What the Wasp Wants

What the Wasp Wants, ink and watercolor, 5x7 in (wasp in the flower)

What the Wasp Wants, ink and watercolor, 5×7 in

This wasp just wanted nectar from the flower. My friend Barbara just spent big bucks getting rid of hundreds of wasps that built nests in her attic and were invading her house. We don’t know what they wanted. This is the last of the leftover sketches from our endless summer, now being called California’s worst drought in 500 years.

Meanwhile, I’m still spending time previously used for sketching out hiking with my pup (but from now on I’m going to start carrying my sketching gear on our hikes and stop halfway to sketch). Thinking a morning 4-6 mile hike would tire her out, I’ve been painting in the studio in the afternoons while she attempts to re-landscape the yard. She’s a perfect angel in the house, but when we’re in the studio (that opens onto the backyard) she goes wild, digging up and chewing on random junk from under the trees and bushes that circle the yard, despite her comfy bed in the studio, fully stocked with chew toys.

Today I caught her chewing on an old broken hose nozzle, a piece of plastic pipe, various twigs and pieces of plants, and a stinky chew toy she’d previously buried. Then we play chase while I try to swap her for something healthier. That gives me an idea for some sketching tomorrow–all her toys and chewie things, many which are quite weird.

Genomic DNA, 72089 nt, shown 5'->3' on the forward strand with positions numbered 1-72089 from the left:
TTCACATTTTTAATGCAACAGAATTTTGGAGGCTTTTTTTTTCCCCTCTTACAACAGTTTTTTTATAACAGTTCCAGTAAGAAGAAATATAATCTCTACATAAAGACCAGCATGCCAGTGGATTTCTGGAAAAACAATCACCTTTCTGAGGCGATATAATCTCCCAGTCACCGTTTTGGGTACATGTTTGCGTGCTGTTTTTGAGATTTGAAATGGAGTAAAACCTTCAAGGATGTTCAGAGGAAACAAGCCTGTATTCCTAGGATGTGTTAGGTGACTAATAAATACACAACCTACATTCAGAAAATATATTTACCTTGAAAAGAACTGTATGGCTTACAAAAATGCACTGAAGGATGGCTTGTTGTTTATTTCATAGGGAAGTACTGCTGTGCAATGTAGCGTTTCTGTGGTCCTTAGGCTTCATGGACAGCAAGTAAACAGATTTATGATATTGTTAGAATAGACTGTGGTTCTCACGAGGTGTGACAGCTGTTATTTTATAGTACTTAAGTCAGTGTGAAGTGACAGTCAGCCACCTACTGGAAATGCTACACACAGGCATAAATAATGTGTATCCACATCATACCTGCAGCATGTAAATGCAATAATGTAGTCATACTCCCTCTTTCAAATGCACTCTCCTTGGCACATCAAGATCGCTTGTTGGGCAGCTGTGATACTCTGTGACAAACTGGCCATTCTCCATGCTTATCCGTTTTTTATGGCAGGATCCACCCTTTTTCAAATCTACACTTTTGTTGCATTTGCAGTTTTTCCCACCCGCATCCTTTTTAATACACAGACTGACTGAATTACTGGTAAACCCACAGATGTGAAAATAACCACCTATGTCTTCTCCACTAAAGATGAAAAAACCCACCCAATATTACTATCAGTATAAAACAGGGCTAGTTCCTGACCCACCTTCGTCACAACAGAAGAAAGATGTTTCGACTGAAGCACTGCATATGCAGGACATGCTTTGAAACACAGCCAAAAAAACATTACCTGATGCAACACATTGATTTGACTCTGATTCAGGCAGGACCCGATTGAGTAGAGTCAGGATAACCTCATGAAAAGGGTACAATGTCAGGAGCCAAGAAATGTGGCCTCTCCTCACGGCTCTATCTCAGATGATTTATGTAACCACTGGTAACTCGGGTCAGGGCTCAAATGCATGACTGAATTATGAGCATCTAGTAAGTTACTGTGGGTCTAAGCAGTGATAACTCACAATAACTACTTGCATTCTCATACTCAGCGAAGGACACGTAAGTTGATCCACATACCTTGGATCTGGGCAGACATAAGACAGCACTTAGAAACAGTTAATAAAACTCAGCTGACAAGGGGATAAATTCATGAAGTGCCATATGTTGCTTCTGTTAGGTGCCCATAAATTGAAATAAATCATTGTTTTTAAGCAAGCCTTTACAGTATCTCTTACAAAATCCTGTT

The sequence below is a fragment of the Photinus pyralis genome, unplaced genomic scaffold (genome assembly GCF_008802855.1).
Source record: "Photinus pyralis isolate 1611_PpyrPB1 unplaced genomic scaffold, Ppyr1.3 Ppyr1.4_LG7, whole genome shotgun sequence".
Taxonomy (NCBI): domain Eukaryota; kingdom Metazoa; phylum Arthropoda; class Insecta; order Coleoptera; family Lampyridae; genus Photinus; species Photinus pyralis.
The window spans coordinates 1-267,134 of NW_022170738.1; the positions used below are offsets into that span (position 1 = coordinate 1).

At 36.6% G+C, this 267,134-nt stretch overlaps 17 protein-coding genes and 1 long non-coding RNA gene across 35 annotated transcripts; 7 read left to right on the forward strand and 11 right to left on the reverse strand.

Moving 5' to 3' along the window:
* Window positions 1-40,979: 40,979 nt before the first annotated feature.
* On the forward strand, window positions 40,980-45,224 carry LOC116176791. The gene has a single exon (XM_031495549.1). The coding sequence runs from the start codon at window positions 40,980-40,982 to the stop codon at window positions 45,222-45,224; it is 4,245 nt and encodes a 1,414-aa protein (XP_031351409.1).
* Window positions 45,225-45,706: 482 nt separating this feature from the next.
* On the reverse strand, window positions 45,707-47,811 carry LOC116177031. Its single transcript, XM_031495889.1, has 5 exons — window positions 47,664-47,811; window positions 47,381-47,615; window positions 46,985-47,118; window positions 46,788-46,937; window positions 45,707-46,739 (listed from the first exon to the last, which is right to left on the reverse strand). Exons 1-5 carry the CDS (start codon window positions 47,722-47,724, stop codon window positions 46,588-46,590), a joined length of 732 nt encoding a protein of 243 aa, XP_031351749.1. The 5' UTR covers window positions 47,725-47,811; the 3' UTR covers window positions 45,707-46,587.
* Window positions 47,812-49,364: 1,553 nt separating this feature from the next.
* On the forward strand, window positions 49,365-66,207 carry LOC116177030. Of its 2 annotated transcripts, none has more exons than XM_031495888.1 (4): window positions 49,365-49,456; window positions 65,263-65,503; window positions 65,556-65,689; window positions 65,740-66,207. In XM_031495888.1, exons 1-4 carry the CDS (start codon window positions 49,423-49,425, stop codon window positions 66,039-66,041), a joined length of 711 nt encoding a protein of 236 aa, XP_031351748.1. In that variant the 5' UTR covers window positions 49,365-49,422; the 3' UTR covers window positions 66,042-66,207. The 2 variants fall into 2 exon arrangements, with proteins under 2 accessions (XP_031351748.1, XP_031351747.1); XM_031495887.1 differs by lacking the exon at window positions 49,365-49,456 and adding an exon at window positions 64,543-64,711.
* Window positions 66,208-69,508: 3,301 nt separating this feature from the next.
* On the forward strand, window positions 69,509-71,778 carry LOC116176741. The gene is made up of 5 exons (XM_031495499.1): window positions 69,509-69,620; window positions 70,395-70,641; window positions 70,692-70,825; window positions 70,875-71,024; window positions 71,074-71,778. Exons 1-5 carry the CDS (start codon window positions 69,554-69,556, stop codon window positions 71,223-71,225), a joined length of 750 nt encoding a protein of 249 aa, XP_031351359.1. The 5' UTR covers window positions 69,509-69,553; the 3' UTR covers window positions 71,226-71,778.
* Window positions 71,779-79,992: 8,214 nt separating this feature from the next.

Wasps Nest Under the Eaves, ink & watercolor, 8x5"

Wasps Nest!

Wasps Nest Under the Eaves, ink & watercolor, 8x5"

Wasps Nest Under the Eaves, ink & watercolor, 8×5″

Each year a family (a nation?) of yellow-jacket wasps builds a nest here. One year they built a nest in an abandoned bird feeder which led to an interesting garden ecology life-cycle story. This time the nest is under the eaves of my studio. Fortunately it’s in an area where they’re not bothering me and vice-versa.

I would have liked to draw them and their nest with more detail, but decided it was best to work from a distance, have a more vague drawing, and not get stung.

When I eat lunch on the nearby deck, a wasp scout or two will come by for their share, which I put on a plate on the table for them. That way they don’t bother me on the chaise lounge where I usually eat and read.

I investigated having the nest professionally removed but read that they are beneficial to the garden, as they eat insect pests and move pollen around. I was surprised to learn that you shouldn’t swat at them as that makes them instinctively want to bite, which they can do repeatedly since unlike bees they don’t lose their stinger.

When the season changes I’m hoping they go away so I can remove the nest to observe and draw it more closely. And I’m watching for dead wasps that I can draw, but no luck so far.

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